Cultural cognition of the risks and benefits of nanotechnology

Dan M. Kahan, Donald Braman, Paul Slovic, John Gastil, Geoffrey Cohen

Research output: Contribution to journalArticlepeer-review

383 Scopus citations


How is public opinion towards nanotechnology likely to evolve? The 'familiarity hypothesis' holds that support for nanotechnology will likely grow as awareness of it expands. The basis of this conjecture is opinion polling, which finds that few members of the public claim to know much about nanotechnology, but that those who say they do are substantially more likely to believe its benefits outweigh its risks. Some researchers, however, have avoided endorsing the familiarity hypothesis, stressing that cognitive heuristics and biases could create anxiety as the public learns more about this novel science. We conducted an experimental study aimed at determining how members of the public would react to balanced information about nanotechnology risks and benefits. Finding no support for the familiarity hypothesis, the study instead yielded strong evidence that public attitudes are likely to be shaped by psychological dynamics associated with cultural cognition.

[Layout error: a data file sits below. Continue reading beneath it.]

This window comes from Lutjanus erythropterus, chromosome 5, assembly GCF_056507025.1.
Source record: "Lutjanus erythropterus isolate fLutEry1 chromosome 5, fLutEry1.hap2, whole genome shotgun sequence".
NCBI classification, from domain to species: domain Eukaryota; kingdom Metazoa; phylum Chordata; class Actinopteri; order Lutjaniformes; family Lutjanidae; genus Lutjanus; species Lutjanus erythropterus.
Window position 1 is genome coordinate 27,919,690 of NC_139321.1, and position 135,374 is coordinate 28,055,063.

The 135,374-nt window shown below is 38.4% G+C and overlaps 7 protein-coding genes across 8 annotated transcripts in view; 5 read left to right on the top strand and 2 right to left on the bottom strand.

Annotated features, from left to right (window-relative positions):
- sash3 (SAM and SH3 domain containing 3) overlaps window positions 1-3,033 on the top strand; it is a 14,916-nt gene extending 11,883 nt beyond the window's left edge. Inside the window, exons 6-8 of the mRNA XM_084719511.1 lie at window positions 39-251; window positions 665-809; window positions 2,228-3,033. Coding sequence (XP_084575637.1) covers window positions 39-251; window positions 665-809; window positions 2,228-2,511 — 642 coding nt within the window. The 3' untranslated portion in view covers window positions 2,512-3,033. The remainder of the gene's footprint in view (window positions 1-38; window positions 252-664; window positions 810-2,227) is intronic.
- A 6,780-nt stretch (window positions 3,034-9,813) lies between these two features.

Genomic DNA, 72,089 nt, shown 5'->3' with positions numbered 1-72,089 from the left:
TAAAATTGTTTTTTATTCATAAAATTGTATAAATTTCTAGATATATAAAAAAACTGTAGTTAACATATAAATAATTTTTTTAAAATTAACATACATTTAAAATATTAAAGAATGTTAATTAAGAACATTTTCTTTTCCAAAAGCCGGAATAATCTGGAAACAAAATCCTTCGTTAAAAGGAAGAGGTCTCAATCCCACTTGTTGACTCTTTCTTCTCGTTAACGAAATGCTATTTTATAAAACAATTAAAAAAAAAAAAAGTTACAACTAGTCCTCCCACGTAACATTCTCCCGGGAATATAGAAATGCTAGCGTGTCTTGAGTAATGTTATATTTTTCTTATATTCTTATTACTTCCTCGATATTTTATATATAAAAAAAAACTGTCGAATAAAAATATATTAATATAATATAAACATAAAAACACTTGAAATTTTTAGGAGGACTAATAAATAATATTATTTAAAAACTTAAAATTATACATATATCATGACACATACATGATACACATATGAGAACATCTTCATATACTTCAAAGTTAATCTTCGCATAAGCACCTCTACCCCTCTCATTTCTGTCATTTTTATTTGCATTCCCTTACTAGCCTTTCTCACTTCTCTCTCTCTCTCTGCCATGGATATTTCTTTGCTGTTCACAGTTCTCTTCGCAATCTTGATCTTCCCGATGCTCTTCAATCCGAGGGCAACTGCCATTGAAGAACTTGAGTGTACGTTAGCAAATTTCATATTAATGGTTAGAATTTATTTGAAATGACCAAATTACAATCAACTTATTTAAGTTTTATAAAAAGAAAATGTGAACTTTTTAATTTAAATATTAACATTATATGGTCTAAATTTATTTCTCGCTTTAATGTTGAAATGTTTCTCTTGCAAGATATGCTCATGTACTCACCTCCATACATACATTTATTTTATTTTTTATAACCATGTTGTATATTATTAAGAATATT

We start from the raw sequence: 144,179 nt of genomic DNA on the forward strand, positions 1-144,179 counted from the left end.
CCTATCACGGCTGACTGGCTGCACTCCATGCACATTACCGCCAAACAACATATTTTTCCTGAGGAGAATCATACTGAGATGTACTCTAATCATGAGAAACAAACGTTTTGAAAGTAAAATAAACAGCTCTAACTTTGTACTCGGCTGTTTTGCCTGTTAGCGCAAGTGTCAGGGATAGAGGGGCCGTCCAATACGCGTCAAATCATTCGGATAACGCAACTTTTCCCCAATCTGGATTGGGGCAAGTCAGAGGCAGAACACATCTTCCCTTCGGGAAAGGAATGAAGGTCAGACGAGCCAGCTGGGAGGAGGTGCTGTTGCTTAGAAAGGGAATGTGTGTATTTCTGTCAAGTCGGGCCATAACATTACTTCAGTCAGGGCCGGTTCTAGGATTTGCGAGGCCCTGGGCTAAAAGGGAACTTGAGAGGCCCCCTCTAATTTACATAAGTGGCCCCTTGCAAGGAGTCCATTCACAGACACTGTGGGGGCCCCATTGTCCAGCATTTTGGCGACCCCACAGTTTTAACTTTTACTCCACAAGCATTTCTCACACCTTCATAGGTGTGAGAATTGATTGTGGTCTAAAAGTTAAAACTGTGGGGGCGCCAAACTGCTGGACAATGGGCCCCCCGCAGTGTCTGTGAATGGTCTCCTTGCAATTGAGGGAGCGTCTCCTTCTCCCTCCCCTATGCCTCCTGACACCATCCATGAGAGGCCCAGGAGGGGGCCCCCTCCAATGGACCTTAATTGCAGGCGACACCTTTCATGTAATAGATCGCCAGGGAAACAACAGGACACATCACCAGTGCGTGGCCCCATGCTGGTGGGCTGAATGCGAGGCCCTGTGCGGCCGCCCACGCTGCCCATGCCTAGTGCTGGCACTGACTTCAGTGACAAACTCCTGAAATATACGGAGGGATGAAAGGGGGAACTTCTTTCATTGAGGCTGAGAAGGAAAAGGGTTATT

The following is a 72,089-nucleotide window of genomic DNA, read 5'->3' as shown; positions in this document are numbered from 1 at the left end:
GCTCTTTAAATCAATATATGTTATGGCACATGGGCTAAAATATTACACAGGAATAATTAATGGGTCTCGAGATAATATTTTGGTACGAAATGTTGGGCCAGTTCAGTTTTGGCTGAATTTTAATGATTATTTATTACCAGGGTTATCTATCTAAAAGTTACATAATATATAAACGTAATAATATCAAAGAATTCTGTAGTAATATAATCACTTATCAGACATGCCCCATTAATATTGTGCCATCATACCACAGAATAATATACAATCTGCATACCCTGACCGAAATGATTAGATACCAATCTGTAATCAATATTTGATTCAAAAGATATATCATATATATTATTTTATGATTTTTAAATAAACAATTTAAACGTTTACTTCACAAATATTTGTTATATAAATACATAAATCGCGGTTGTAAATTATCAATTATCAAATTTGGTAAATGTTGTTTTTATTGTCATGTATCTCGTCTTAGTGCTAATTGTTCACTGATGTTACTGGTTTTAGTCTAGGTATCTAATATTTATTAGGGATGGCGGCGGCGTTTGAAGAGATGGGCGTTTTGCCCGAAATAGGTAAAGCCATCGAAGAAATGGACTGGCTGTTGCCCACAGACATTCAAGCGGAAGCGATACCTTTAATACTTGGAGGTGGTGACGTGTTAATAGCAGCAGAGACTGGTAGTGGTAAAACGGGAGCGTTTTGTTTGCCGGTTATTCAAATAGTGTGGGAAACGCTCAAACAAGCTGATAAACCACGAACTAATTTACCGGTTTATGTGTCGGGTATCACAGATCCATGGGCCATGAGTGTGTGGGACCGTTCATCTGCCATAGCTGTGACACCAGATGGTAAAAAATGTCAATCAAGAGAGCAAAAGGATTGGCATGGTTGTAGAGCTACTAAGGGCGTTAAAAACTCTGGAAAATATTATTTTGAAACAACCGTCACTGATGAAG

Original languageEnglish (US)
Pages (from-to)87-90
Number of pages4
JournalNature nanotechnology
Issue number2
StatePublished - Feb 2009

All Science Journal Classification (ASJC) codes

  • Bioengineering
  • Atomic and Molecular Physics, and Optics
  • Biomedical Engineering
  • Materials Science(all)
  • Condensed Matter Physics
  • Electrical and Electronic Engineering


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